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  • 29. Be Giving The College thrives on the generosity of people who believe in what we do at Bergen. Alumni, local citizens and other benefactors have donated more than $11.4 million to the Bergen Community College Foundation since its inception in 1982. The Foundation Board of Directors is comprised of community leaders from the public and private sectors who work closely with the College to develop fund- College Expanding Autism Services raising opportunities to meet its needs. Bergen Community College is expanding Medallion Awards Dinner Nursing Lab the Office of Specialized Services to The Annual Medallion Awards Dinner is a The College celebrated the opening of a new address the higher education and major fundraiser for the College. The gala Nursing Lab that features the latest medical event honors outstanding corporations, asso- equipment and supplies, and was designed to employment needs of students with ciations, families and individuals who have stimulate an actual hospital room experience. autism. The College created a task force contributed to the College and Bergen County. Funding was made possible through the to assess the needs of students with At the 25th annual dinner held in November, efforts of Dr. Frances Hoffman and Joseph Bas- autism and to design an autism center the Foundation presented a Medallion Award ralian, Esq. trustees of the Winifred and George of Merit for Corporate Responsibility to Daniel P. Pitkin Foundation’s $1 million donation to that will serve as a resource to students M. Foley, Senior Managing Director of Studley the College to advance the training and health and the community. To Commercial Real Estate Advisors and member care for students throughout Bergen County. support the College’s of the College’s Foundation Board of Direc- tors. The event raised more than $118,380 for Naming Opportunities autism services, Mariner’s the benefit of Bergen students. The College unveiled the Ron Mazurek Music Bank sponsored a golf tournament in Technology Laboratory Plaque in honor of September, featuring Carl Banks, former Scholarship Awards Dr. Ron Mazurek, an associate professor of New York Giants linebacker and radio The Foundation awarded nearly $100,000 in music at Bergen, who passed away in April scholarships to 101 Bergen students for the 2007. Dr. Mazurek was instrumental in devel- personality. 2009-2010 academic year. The scholarships oping the College’s Music Technology Pro- were made possible by generous contribu- gram. With the support of Dr. Mazurek’s fam- tions and funds from the net proceeds of ily and the College’s faculty, the Foundation fundraising activities by the Foundation. raised more than $20,000 to establish the Ron Mazurek Scholarship Fund, which will support music students. 1. Daniel M. Foley, Senior Managing Director of Studley Commercial Real Estate Advisors, was presented with the Medallion Award of Merit for Corporate Responsibility. 2. The Foundation awarded nearly $100,000 in scholarships to 101 Bergen students. 3. The College’s Nursing Lab features the latest medical equipment and supplies, and was designed to simulate an actual hospital room experience. 4. With the support of Ron Mazurek’s family and the College’s faculty, the Foundation raised more than $20,000 to establish a scholarship fund in his honor to provide critical support to music students. B e r g e n C o m m u n i t y C o l l e g e 2 0 0 9 A n n u a l R e p o r t 27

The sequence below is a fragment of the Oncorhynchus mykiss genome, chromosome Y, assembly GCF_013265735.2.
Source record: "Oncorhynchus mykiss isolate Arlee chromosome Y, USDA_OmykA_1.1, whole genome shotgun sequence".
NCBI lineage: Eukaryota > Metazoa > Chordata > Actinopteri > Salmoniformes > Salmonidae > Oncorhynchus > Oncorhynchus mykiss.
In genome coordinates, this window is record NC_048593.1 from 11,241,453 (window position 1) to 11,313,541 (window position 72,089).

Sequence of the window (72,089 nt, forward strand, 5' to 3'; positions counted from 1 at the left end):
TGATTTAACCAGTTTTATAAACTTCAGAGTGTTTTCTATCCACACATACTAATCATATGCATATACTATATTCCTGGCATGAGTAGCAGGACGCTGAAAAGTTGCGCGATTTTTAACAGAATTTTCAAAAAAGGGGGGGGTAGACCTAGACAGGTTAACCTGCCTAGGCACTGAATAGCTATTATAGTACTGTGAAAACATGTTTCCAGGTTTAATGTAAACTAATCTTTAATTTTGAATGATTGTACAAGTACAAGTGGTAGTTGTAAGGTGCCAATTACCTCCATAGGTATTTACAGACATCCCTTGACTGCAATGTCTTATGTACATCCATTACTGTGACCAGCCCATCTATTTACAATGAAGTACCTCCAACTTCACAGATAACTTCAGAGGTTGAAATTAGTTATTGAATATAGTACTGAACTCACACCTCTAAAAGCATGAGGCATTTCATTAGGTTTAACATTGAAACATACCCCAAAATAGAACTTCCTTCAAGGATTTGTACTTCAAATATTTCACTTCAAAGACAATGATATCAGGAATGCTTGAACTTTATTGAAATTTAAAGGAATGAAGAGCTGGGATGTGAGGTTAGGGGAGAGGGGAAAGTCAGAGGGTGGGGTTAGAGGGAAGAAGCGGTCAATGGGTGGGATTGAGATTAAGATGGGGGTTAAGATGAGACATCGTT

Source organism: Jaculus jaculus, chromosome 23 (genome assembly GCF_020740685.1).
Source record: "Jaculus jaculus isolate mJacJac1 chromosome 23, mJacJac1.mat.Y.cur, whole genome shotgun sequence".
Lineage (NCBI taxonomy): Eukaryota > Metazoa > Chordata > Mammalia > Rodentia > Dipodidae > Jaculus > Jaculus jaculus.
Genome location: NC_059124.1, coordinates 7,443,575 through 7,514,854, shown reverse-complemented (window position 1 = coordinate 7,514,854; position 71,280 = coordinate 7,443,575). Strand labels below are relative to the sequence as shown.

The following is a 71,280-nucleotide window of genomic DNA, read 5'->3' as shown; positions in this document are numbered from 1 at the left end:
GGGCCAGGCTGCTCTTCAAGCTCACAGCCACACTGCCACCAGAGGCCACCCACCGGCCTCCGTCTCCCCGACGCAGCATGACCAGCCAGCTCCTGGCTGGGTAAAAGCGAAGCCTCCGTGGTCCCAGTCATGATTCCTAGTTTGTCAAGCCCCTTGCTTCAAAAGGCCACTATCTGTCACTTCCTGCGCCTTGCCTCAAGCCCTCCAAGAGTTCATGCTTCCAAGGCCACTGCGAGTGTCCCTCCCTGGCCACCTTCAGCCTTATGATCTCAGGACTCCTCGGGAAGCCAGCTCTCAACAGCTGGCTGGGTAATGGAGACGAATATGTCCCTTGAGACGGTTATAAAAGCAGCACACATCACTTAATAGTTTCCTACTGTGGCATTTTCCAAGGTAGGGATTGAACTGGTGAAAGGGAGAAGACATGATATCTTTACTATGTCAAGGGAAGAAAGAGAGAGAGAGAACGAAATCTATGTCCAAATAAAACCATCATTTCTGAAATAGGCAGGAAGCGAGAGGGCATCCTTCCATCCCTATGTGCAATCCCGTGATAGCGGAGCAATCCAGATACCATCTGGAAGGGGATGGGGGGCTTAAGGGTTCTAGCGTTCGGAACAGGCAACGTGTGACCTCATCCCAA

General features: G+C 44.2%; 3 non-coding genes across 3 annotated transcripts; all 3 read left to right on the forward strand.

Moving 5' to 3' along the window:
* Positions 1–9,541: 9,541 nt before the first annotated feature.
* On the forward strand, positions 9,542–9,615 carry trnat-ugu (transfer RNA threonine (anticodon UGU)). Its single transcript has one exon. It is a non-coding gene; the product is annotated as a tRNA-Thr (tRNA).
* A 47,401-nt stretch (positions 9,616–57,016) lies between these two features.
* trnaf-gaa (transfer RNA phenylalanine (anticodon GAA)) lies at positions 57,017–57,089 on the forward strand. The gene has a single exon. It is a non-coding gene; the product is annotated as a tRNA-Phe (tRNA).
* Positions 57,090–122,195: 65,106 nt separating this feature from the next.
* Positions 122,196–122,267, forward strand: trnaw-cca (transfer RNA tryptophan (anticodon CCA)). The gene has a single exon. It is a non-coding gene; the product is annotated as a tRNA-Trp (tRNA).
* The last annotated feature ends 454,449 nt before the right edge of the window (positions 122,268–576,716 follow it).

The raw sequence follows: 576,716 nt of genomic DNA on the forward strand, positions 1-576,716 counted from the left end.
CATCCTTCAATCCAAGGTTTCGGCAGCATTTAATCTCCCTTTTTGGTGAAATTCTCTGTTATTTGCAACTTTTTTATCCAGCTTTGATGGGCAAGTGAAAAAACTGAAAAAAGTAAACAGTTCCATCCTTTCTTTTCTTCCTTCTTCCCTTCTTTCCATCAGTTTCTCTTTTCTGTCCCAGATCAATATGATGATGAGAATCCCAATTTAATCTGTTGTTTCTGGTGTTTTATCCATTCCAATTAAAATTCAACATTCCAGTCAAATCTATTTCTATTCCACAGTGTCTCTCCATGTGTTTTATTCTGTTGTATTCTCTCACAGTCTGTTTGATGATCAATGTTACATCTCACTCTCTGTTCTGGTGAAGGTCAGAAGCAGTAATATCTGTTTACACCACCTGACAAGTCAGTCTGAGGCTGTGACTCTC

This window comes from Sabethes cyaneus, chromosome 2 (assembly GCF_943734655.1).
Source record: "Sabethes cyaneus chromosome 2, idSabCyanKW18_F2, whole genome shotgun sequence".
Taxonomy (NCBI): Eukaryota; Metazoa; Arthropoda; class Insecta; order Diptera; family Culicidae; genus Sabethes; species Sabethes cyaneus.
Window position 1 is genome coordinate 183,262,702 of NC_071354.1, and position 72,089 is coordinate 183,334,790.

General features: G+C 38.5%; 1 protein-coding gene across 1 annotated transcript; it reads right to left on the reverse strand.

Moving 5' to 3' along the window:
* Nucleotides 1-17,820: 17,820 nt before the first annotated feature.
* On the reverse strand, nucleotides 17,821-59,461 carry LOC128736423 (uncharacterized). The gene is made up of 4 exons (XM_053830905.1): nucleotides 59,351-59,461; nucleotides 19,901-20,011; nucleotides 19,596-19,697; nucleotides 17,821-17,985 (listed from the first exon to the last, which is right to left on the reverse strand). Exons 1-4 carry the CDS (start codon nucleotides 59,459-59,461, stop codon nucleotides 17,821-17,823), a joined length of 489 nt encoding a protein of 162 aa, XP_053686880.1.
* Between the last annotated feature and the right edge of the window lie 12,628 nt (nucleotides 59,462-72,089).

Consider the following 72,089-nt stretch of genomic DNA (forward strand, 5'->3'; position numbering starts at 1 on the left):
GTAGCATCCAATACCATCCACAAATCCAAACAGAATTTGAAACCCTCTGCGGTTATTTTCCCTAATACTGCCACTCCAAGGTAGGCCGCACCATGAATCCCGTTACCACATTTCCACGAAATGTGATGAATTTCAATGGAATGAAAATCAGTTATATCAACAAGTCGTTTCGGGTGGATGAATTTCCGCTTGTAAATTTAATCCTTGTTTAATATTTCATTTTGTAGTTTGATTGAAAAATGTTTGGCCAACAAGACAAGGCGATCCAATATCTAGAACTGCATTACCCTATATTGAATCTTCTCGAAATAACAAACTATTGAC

• 30. 2 3 1 4 28 B e r g e n C o m m u n i t y C o l l e g e 2 0 0 9 A n n u a l R e p o r t